Scotland - Glencoe
Glencoe is a famous glen (valley) in the Highlands of Scotland. It is owned by the National Trust for Scotland and is considered one of the most spectacular and beautiful places in Scotland.
The glen is a U-shaped valley formed by Ice Age glaciation. It is about 16 km (10 miles) long with the valley floor less than 700 m (0.4 miles) wide, with towering mountains rising sharply from the valley floor to heights of around 900 m (3,000 feet).
It was also the site of the historic Glencoe Massacre that took place on 13th February 1692.
When William III replaced James II on the British throne in 1689, he offered peace, on condition of their taking an oath of allegience within a certain date, to the rebellious Scottish clans that remained loyal to the latter. The MacDonald chief dithered but arrived for submission on the last date. Some procedural wrangles followed and his opponents wanted to teach him a lesson, even though he was allowed to take the oath.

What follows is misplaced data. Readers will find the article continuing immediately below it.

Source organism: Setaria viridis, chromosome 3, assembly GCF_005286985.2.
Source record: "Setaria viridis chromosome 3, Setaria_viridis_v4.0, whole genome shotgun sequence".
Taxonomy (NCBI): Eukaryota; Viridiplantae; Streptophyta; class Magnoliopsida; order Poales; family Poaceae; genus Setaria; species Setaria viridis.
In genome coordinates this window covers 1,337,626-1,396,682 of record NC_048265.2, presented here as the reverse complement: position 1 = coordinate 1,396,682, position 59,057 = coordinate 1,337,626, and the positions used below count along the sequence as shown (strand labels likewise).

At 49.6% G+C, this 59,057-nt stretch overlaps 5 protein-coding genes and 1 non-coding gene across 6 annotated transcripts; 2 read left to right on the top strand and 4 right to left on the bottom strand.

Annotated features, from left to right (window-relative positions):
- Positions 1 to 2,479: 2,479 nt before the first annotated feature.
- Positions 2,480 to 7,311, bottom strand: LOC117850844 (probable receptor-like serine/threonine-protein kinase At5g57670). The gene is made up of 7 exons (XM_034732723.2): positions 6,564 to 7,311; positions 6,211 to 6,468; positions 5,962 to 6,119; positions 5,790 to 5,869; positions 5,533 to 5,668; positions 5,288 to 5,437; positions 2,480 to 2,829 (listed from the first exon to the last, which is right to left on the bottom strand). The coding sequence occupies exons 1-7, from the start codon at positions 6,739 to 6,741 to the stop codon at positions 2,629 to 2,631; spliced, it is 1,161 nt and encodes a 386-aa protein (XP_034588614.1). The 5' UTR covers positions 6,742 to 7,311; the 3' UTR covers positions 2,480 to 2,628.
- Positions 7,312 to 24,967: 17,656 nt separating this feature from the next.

Earlier, on their way home from the Battle of Dunkeld, the Maclains of Glencoe, a sept of Clan MacDonald, together with their Glengarry kinsmen, looted the lands of Robert Campbell of Glenlyon. He was ultimately forced to take an army commission. Robert Campbell and his men were billeted in Glencoe and accepted the traditionally warm hospitality of the MacDonalds. At some point during their stay, Captain Campbell received orders to "put to the sword all under 70". Thirty-eight men were killed, and forty women and children died of exposure after the village was burnt. Some of the officers refused to execute their orders and broke their swords in protest.
The glen is virtually uninhabited.